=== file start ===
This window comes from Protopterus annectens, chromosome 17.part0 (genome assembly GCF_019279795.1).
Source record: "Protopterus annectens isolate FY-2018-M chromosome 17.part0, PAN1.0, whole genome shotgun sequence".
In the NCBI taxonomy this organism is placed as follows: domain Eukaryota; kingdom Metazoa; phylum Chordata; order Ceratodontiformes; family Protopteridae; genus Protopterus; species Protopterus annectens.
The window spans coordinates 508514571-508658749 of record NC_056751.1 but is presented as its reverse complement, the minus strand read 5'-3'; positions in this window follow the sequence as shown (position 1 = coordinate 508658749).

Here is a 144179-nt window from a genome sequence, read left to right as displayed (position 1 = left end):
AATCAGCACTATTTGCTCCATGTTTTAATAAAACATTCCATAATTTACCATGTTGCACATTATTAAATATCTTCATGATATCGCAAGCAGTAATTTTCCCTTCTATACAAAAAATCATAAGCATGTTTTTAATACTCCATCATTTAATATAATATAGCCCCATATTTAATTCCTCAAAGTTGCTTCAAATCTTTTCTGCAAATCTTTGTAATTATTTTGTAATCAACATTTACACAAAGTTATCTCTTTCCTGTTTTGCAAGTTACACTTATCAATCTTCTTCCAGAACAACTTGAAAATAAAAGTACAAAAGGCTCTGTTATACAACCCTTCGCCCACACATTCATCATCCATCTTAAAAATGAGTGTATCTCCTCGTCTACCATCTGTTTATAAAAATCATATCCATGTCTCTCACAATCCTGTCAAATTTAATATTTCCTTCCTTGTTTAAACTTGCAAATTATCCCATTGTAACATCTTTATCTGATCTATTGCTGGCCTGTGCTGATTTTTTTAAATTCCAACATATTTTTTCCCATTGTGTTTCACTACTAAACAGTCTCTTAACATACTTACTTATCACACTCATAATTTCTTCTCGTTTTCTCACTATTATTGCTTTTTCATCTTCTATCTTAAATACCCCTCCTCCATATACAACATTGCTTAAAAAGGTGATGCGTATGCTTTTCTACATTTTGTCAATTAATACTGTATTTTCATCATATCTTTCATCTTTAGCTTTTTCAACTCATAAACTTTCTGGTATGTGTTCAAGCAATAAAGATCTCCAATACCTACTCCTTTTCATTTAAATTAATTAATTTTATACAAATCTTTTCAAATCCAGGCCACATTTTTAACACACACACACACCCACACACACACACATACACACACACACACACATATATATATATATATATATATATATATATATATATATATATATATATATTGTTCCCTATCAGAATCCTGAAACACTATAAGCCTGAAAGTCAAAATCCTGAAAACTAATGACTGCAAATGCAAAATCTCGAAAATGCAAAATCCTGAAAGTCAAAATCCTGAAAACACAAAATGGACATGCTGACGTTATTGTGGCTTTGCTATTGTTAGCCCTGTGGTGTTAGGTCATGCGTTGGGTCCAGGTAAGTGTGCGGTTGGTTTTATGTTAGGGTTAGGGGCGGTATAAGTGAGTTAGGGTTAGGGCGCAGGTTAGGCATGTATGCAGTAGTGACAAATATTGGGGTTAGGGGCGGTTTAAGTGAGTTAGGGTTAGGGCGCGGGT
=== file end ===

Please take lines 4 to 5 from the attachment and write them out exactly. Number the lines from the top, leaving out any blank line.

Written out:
The window spans coordinates 508514571-508658749 of record NC_056751.1 but is presented as its reverse complement, the minus strand read 5'-3'; positions in this window follow the sequence as shown (position 1 = coordinate 508658749).

Here is a 144179-nt window from a genome sequence, read left to right as displayed (position 1 = left end):